You may decide that you are happy for the intestacy rules to apply if you buy a property on your own and you do not have a partner or children to consider. However, you may what to provide for those who are close to you who would not inherit under the intestacy rules. For unmarried couples it is of vital important that they make provision for each other, particularly when buying a property or moving in together. Cohabiting couples are not entitled to same legal rights on death that spouses and civil partners are and will not inherit under the intestacy rules.

It is particularly important for cohabiting couple to determine whether they own their property as joint tenants or tenants in common. If the property is owned as joint tenants, they own an equal share of property irrespective of their individual contributions. If one tenant dies, the whole of the property passes automatically to the other, irrespective of what is written in their will or the intestacy rules.

Alternatively, properties can be owned as tenants in common. In this case each tenant owns their specific share and they are free to leave their share to whoever they choose when they die. If they die intestate, then their share will pass on the intestacy rules. Consequently, their surviving cohabitee will not be entitled to their share in the property and could result in the property having to be sold.  Although the survivor could potentially bring a claim under the Inheritance (Provision for Family and Dependants) Act 1975 for financial provision, this is lengthy and costly process.

Children from earlier relationships 

It can be difficult to ensure that your children from previous relationships are provided for when you enter new relationships without making provision for this. Trusts are an effective solution to this problem and allow you to provide for your new partner, while making sure that your children from previous relationships are also looked after. For instance, it is possible to leave your estate in trust for your new partner for their life and then when they die, your assets pass to your own children. If you wish to create a trust it is important to obtain specialist help from a solicitor experienced in this area, including those who are members of the Society of Trust & Estate Practioners, who will be listed in the directory on the STEP website.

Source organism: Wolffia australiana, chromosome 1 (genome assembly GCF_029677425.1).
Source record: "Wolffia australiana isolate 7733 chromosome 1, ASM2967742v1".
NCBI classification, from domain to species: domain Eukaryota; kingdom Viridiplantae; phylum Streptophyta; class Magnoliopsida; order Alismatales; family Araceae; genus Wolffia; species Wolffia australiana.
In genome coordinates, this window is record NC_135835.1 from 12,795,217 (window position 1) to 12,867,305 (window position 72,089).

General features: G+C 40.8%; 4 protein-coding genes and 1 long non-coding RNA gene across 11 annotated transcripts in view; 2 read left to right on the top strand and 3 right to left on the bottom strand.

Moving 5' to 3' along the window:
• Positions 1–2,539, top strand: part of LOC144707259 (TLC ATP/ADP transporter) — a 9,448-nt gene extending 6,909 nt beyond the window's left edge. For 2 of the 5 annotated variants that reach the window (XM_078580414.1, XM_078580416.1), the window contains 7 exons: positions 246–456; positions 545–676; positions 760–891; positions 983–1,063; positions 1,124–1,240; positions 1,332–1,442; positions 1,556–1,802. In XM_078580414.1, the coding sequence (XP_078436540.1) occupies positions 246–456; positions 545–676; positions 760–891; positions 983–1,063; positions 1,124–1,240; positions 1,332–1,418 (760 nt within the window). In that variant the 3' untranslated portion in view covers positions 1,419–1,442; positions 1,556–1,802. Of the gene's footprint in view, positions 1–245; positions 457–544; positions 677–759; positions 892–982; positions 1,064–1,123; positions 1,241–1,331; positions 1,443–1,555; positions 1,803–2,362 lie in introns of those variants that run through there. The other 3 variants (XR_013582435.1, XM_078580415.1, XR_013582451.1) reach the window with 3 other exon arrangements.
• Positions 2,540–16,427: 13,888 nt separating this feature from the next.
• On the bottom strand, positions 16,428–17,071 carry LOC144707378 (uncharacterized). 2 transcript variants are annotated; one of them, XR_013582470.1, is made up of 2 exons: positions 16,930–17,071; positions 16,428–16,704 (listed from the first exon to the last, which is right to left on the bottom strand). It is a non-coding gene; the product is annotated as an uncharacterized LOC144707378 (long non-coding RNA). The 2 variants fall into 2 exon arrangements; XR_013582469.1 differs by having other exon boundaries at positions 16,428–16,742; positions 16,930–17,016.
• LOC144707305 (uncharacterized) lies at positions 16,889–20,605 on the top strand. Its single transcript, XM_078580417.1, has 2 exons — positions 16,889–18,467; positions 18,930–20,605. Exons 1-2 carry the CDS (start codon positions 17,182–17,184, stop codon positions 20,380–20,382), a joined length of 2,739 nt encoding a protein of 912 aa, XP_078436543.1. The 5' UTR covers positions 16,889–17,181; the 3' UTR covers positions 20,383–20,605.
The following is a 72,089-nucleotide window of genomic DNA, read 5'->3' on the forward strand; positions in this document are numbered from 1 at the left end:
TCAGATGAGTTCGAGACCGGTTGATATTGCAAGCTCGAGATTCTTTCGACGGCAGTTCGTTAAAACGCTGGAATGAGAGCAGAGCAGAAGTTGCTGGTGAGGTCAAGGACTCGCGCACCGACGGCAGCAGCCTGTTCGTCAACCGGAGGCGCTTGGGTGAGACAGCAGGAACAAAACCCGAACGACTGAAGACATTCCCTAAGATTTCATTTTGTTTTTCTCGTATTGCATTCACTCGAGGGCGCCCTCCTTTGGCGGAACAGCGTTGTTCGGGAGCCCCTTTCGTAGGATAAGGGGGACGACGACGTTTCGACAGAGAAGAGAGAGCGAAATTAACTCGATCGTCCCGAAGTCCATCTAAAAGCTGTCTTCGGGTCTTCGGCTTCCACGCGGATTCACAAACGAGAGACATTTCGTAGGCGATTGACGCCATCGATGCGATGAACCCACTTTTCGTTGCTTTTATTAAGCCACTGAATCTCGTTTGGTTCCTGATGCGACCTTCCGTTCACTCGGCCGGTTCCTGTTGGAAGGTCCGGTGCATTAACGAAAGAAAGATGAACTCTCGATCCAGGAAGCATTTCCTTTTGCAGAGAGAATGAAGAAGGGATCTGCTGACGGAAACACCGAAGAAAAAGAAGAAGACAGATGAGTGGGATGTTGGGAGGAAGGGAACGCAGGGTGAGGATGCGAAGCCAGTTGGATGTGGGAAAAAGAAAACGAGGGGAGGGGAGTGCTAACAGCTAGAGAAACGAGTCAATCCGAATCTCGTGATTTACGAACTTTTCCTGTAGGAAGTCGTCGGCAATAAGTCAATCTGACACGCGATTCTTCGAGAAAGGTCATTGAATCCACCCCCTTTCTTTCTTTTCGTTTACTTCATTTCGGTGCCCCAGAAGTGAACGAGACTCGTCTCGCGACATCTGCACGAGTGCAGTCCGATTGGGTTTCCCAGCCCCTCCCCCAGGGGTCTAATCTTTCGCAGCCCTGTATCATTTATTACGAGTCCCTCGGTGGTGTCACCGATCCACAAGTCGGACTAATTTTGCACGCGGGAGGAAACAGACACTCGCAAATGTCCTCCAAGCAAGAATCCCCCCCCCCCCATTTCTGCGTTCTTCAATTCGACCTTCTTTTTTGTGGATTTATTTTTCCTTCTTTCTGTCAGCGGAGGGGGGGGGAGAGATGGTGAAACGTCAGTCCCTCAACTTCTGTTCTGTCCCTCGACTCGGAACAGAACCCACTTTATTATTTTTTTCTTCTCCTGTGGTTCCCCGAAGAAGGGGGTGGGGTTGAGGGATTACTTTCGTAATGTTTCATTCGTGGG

Getting Married

When you marry or enter a civil partnership, any existing will that you have made is automatically revoked. If you and your partner want to make a will, but you have not completed your marriage or entered your civil partnership yet, it is possible to include a clause in your will stating that it is made in contemplation of that marriage or civil partnership. This will prevent it from being revoked once you marry or enter the civil partnership.

Getting Divorced or separating

If you don’t have a will or you have an existing will that leaves everything to your spouse, it is important to rectify this if you intend to separate or divorce. from your spouse or decide to divorce. Your existing will remain valid until the decree absolute is obtained. Therefore, if something happens to you before you obtain the decree absolute, your spouse will receive everything under your existing will.

Similarly, if you do not have a will and something happen to you before your divorce is completed then the intestacy rules will apply, and your spouse will benefit over your new partner, parents or siblings.

If you need advice or help on any of the issues raised here, please get in touch and one of our experts will set you on the right legal path.5